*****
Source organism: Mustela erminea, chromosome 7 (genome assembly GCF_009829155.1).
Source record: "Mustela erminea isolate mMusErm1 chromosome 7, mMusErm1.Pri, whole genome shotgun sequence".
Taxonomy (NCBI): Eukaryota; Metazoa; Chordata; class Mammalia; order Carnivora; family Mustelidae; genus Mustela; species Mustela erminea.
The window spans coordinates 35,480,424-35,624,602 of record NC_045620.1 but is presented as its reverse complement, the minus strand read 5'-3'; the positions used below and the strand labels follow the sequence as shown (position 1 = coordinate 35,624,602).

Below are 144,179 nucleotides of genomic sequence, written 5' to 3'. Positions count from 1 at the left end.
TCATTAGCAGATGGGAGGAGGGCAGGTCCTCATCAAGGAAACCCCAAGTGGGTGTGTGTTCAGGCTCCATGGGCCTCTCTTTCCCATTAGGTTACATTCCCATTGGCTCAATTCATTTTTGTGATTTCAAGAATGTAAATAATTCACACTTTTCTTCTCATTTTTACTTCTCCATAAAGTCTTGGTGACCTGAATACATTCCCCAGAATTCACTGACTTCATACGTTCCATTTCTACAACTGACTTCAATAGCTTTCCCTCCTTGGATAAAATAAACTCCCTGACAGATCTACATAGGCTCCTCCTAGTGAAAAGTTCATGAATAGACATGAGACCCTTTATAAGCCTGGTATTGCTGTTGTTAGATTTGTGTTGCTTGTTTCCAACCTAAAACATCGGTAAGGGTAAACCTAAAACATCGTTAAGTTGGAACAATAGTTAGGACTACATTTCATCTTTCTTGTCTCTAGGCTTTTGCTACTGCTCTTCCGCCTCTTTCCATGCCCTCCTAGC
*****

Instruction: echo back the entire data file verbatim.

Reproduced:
Source organism: Mustela erminea, chromosome 7 (genome assembly GCF_009829155.1).
Source record: "Mustela erminea isolate mMusErm1 chromosome 7, mMusErm1.Pri, whole genome shotgun sequence".
Taxonomy (NCBI): Eukaryota; Metazoa; Chordata; class Mammalia; order Carnivora; family Mustelidae; genus Mustela; species Mustela erminea.
The window spans coordinates 35,480,424-35,624,602 of record NC_045620.1 but is presented as its reverse complement, the minus strand read 5'-3'; the positions used below and the strand labels follow the sequence as shown (position 1 = coordinate 35,624,602).

Below are 144,179 nucleotides of genomic sequence, written 5' to 3'. Positions count from 1 at the left end.
TCATTAGCAGATGGGAGGAGGGCAGGTCCTCATCAAGGAAACCCCAAGTGGGTGTGTGTTCAGGCTCCATGGGCCTCTCTTTCCCATTAGGTTACATTCCCATTGGCTCAATTCATTTTTGTGATTTCAAGAATGTAAATAATTCACACTTTTCTTCTCATTTTTACTTCTCCATAAAGTCTTGGTGACCTGAATACATTCCCCAGAATTCACTGACTTCATACGTTCCATTTCTACAACTGACTTCAATAGCTTTCCCTCCTTGGATAAAATAAACTCCCTGACAGATCTACATAGGCTCCTCCTAGTGAAAAGTTCATGAATAGACATGAGACCCTTTATAAGCCTGGTATTGCTGTTGTTAGATTTGTGTTGCTTGTTTCCAACCTAAAACATCGGTAAGGGTAAACCTAAAACATCGTTAAGTTGGAACAATAGTTAGGACTACATTTCATCTTTCTTGTCTCTAGGCTTTTGCTACTGCTCTTCCGCCTCTTTCCATGCCCTCCTAGC